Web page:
Monthly wholesale electricity prices and demand in New England, September 2023
Wholesale power prices averaged $32.59 per megawatt-hour (MWh)1 in the Real-Time Energy Market in September 2023, down 47% compared to the previous year. Day-Ahead Energy Market averages were $30.28/MWh, down 55% from September 2022.
By the numbers
|September 2023 and Percent Change from September 2022 and August 2023||September 2023||September 2022||August 2023|
|Average Real-Time Electricity Price ($/megawatt-hour)||$32.59||-46.9%||13.1%|
|Average Natural Gas Price ($/MMBtu)||$1.60||-76.4%||14.3%|
|Peak Demand||24,016 MW||35.3%||22.0%|
|Total Electricity Use||9,677 GWh||5.9%||-8.1%|
|Weather-Normalized Use2||8,871 GWh||-4.8%||-17.2%|
Drivers of wholesale electricity prices
In general, the two main drivers of wholesale electricity prices in New England are the cost of fuel used to produce electricity and consumer demand.
Power plant fuel
Fuel is typically one of the major input costs in producing electricity. Natural gas is the predominant fuel in New England, used to generate 52% of the power produced in 2022 by New England’s power plants, and natural gas-fired power plants usually set the price of wholesale electricity in the region. As a result, average wholesale electricity prices are closely linked to natural gas prices.
The average natural gas price during September was $1.60 per million British thermal units (MMBtu)3. The price was down 76% from the September 2022 average Massachusetts natural gas index price of $6.79/MMBtu. The Mass. index price is a volume-weighted average of trades at four natural gas delivery points in Massachusetts, including two Algonquin points, the Tennessee Gas Pipeline, and the Dracut Interconnect.
Wholesale electricity and natural gas prices, 2003-2023
Demand is driven primarily by weather, as well as economic factors. Energy usage during September increased 5.9% to 9,677 GWh from the 9,140 GWh used in September 2022.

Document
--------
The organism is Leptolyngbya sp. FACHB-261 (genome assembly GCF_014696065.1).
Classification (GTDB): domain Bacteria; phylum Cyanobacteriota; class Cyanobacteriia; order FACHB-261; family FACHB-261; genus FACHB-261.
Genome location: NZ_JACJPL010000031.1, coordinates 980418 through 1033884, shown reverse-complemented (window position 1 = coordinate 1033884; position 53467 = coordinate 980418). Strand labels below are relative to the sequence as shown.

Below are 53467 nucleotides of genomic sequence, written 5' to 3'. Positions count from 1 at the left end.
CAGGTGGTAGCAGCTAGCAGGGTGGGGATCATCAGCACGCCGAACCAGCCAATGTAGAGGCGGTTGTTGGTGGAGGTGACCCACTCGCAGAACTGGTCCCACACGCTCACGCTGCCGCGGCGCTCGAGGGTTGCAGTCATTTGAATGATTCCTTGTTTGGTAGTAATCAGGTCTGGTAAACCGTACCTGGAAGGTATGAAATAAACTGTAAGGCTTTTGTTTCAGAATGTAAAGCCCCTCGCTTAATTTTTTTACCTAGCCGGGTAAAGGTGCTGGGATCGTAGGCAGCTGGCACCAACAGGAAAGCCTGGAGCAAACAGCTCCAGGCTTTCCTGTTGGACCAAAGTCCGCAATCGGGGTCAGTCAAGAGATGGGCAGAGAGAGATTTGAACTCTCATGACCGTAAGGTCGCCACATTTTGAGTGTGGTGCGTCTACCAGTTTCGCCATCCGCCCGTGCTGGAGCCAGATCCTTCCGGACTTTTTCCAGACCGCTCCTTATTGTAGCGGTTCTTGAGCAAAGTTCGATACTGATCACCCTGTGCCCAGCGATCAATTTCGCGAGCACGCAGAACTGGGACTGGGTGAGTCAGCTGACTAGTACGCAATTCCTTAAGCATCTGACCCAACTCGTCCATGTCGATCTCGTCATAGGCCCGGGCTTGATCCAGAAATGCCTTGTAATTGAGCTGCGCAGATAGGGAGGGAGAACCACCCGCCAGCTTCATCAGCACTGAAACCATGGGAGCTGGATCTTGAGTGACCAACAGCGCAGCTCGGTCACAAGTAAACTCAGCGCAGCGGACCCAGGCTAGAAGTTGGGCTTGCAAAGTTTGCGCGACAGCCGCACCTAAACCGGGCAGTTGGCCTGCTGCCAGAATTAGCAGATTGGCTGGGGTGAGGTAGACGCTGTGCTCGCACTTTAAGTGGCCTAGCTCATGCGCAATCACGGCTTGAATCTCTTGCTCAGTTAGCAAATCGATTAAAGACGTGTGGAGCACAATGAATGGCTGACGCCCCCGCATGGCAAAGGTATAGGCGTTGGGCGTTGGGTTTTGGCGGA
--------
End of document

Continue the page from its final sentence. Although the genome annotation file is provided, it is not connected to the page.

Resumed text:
The average temperature during September was 66˚ Fahrenheit (F) in New England, up 2˚ from the previous September. The average dewpoint, a measure of humidity, was 58˚F in September, up 4˚ from the previous September. There were 74 cooling degree days4 (CDD) during September, while the normal number of CDD in September is 34 in New England. In September 2022, there were 22 CDD. There were 86 heating degree days (HDD) during September, while the normal number of HDD in September is 96 in New England. In September 2022, there were 87 HDD.
Consumer demand for electricity for the month peaked on September 7 during the hour from 5 to 6 p.m., when the temperature in New England was 88°F and the dewpoint was 70°. Demand reached 24,016 MW, marking the first time in decades that the year’s highest peak fell outside the months of June, July, or August. The September 2023 peak was 35.3% higher than the September 2022 peak of 17,749 MW, set during the hour from 5 to 6 p.m. on September 12, when the temperature was 76°F and the dewpoint was 66°.
Peak demand is driven by weather, which drives the use of heating and air conditioning equipment. The all-time high winter peak was 22,818 MW, recorded during a cold snap in January 2004 when the temperature was -1°F and the dewpoint was -20°. The all-time peak demand in New England was 28,130 MW, recorded during an August 2006 heat wave, when the temperature was 94°F and the dewpoint was 74°. Air conditioning use is far more widespread than electric heating in New England, so weather tends to have a relatively greater impact on the summer peak than the winter peak.
September monthly peak demand and total and weather-normalized energy use
Resource mix and emissions